Devena Designs opens to the public

Published 2:41 pm Friday, September 29, 2017

By JOYANNA LOVE/ Senior Staff Writer

Verbena High School Devena Designs is open for business.

Students are learning about becoming entrepreneurs through the school’s new T-shirt shop and store.

Students apply heat press designs or embroider emblems on shirts using special machines.

The majority of the designs the students have developed feature the Verbena Red Devils emblem.

Courtney Penton, a VHS senior, said she has enjoyed creating new designs.

Penton and fellow senior Carissa Hall have been working on shirts for the University of Montevallo.

“I was really excited to be able to do this,” Hall said.

The students are embroidering the university’s name and signature falcon emblem on the shirts. Penton and Hall said it is their favorite design so far.

Penton said it can be challenging to get the placement of the embroidery hoop exactly right to ensure that the machine embroiders in the correct place.

“The machine sometimes messes up and we have to rethread the needle and figure out what’s wrong with it,” Penton said.

A backing is also applied before the shirt is embroidered. Students have to take out any extra stitches and cut off excess backing before the shirt is complete.

“I’ve enjoyed actually being able to make the shirts,” Hall said.  “The heat press is my favorite one.”

Teacher Samantha Robinson said the entrepreneur class starts with about 20 minutes of instruction about starting a business before the hands-on portion of the class. Not all of the students are interested in making T-shirts, so they are involved in other aspects of the school’s business venture.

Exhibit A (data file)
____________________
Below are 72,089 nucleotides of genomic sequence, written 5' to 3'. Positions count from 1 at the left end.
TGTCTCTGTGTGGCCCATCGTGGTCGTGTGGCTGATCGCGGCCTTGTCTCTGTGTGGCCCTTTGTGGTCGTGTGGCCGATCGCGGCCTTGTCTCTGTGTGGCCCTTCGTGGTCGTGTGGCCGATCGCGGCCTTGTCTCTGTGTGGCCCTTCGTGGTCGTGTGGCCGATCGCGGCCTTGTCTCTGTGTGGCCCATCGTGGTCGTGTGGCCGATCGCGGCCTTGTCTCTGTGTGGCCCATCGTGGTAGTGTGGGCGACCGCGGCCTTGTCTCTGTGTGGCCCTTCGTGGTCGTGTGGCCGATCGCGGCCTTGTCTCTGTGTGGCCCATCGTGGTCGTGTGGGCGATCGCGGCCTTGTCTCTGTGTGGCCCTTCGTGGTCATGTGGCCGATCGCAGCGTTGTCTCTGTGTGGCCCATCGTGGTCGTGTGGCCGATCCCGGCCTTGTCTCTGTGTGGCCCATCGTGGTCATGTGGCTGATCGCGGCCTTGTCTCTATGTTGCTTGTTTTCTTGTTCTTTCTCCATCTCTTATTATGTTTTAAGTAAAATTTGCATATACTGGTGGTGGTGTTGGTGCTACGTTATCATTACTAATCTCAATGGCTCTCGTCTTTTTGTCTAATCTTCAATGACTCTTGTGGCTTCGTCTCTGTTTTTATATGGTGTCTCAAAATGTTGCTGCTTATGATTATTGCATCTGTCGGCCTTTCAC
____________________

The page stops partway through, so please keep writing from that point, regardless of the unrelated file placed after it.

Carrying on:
The class began the semester talking about how to finance a business, including options and interest rates.

The class also teaches students about inventory and cashier skills.

Some students, who are not in the entrepreneur class, work on shirts during their flextime.

Alisia Lezama, a 10th-grade student, said she has monogrammed shirts and worked with the heat press machine.

“We’ve worked on one of the devil designs and initialing,” Lezama said.

Her favorite project has been monogramming shirts.

Christina Carter, a 10th-grade student, has worked with the T-shirts, and has helped prepare sandwiches served through the store in her Food and Nutrition class.

“I like using the heat press and monogramming,” Carter said.

Lezama and Carter created a “Roll Tide Roll” Design, featuring those words and a small elephant.

Working with the T-shirts involves a lot of trouble-shooting when it does not come out right.

Carter said measuring and lining up the designs to where they need to be has been challenging. Lezama said sometimes the needles and thread on the embroidery machine break.

Hall said the embroider machine was difficult to use at first, especially threading the needle in the machine, because “sometimes the thread likes to mess up and you have to rethread it.”

Devena Designs is open to the public Tuesday, Thursday and Friday from 9 a.m. to 3 p.m. to purchase shirts or bring in a shirt to be embroidered or heat pressed. Sandwiches are also sold on a first come, first served basis during this time.

A heat pressed design is $5 per side of the shirt.

Visitors must sign in at the office before proceeding to the store area.

As the program grows, Robinson hopes to have a portion of the school website dedicated to Devena Designs.